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WebClawer: California Chihuahuas get new homes in New York; celebrities get free pigs; parrot gets wanded by airport security officers; R.I.P. Commuter Cat

January 20, 2010 |  8:20 am

Chihuahua

-- Fifteen homeless Chihuahuas transported from San Francisco to New York City this month seem to have great new lives in store for them in the big city.  More than 100 New Yorkers stood in line for a chance to adopt one of the little dogs from New York's ASPCA shelter last Wednesday. When all was said and done, 11 of them (Bebop, Honey, Hancock, Annie, Jeb, Colette, Tina, Orlando, Bella, Holly and Nalla, if you're keeping score) had new homes; the remaining four will be offered for adoption after receiving additional veterinary care. Chihuahuas make up an alarmingly large percentage of the animals in California animal shelters, but are rarely seen in shelters in many other parts of the country. Transporting the little dogs to other states has become an increasingly popular solution to the problem. (Agence France-Presse)

-- Old news: Swag bags for celebrity awards-show guests. New hotness: Tiny pet pigs. Fancy-gift company GBK Productions didn't just offer vacations and electronic devices to Golden Globe nominees and presenters; it also gave them a chance to take home their own bred-down potbellied pigs.  The pigs, called Royal Dandies (weighing about 29 to 39 pounds) and Royal Dandie Extremes (weighing approximately 19 to 29 pounds), typically sell for about $5,000. But in this case, they were free to stars who agreed to complete a one-hour pig-parenting course. (Hmm, think it might take longer than an hour to learn how to take care of a pig? We think so too.) Gossip queen Leslie Gornstein says she'd name her pocket pig Bacon Bits; for our part, we think we'd name ours Tofu. (Ministry of Gossip)

-- The Utah Humane Society is celebrating a milestone: For the first time in the organization's 50-year history, 100% of the healthy dogs it took in last year were successfully adopted. (It even found homes for some small dogs, mostly Chihuahuas, that were relocated from L.A.-area shelters through a partnership with Best Friends Animal Society and the Jason Dubus Heigl Foundation.) Utah Humane's executive director, Gene Baierschmidt, credits the organization's expansion of a mobile pet-adoption program and its willingness to work with rescue groups and foster "parents," among other things, for its no-dogs-left-behind success. Next on Baierschmidt's to-do list: Achieve similar euthanasia statistics for the shelter's healthy cats. (Deseret News)

-- Bad travel experience: Experiencing an hours-long delay as a result of heightened airport security. Worse travel experience: Having your pet parrot wanded by an airport security screener. New York Times writer Joe Sharkey had just that unpleasant, bizarre experience last month, when he and his wife had to travel cross-country with their African gray parrot as carry-on luggage. The screener advised Sharkey that "we have to check under the wings"; fortunately for all involved, the bird happened to know a trick in which she spread her wings like an eagle. Moral of the story: Be sure teach your bird the eagle pose. Don't fly with your bird. Oh, whom are we trying to kid? There is no moral to this story (but we enjoyed reading it, anyway). (New York Times)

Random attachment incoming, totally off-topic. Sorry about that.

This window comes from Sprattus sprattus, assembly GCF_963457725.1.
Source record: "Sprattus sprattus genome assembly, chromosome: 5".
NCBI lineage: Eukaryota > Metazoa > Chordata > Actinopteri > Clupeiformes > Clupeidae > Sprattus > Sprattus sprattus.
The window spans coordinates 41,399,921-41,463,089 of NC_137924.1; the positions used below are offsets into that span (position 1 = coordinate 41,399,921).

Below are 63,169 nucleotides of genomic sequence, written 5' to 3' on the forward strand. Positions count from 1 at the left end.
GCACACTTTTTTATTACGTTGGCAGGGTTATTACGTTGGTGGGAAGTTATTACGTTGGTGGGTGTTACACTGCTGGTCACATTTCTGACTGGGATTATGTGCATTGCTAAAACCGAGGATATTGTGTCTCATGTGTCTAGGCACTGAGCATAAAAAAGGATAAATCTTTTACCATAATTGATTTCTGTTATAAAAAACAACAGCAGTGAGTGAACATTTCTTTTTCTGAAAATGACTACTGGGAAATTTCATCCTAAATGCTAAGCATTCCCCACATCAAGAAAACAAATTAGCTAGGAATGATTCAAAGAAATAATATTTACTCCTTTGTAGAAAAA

-- Tampa, Fla.'s Lowry Park Zoo is asking the City Council to expand its permit to sell alcohol to zoo visitors. Its current permit allows the zoo to sell alcohol at several restaurants and food stands on zoo grounds, but the new request, if approved, would allow alcohol sales throughout the park. According to Lowry Park spokeswoman Rachael Nelson, the zoo "simply [wants] the flexibility to host private events, like weddings and bar mitzvahs, throughout the park." Still, a nagging voice deep within us has doubts about the wisdom of such a plan. Zoo animals, meet drunk zoo visitors. What could possibly go wrong? (Tampa Tribune)

-- R.I.P., Casper the Commuter Cat. For more than four years, the black-and-white cat regularly boarded a local bus and rode along with its human passengers, eventually becoming something of a beloved figure in his native Devon, England. Bus drivers along his route of choice even learned Casper's stop, and the savvy cat would disembark of his own accord and return home. Now, his owner, Sue Finden, has shared the sad news that Casper has died as a result of injuries he sustained in a hit-and-run accident. "He will be greatly missed. ... He was a much loved pet who had so much character. Thank you to all those who befriended him," Finden wrote in a letter she placed at his regular bus stop. Condolences have poured in from around the world. (Telegraph)

-- Lindsay Barnett

Photo: Animal control officer Le-Ellis Brown kisses a Chihuahua named Malibu goodbye before she boards a New York-bound flight from San Francisco on Jan. 6.  Credit: Paul Chinn / Associated Press

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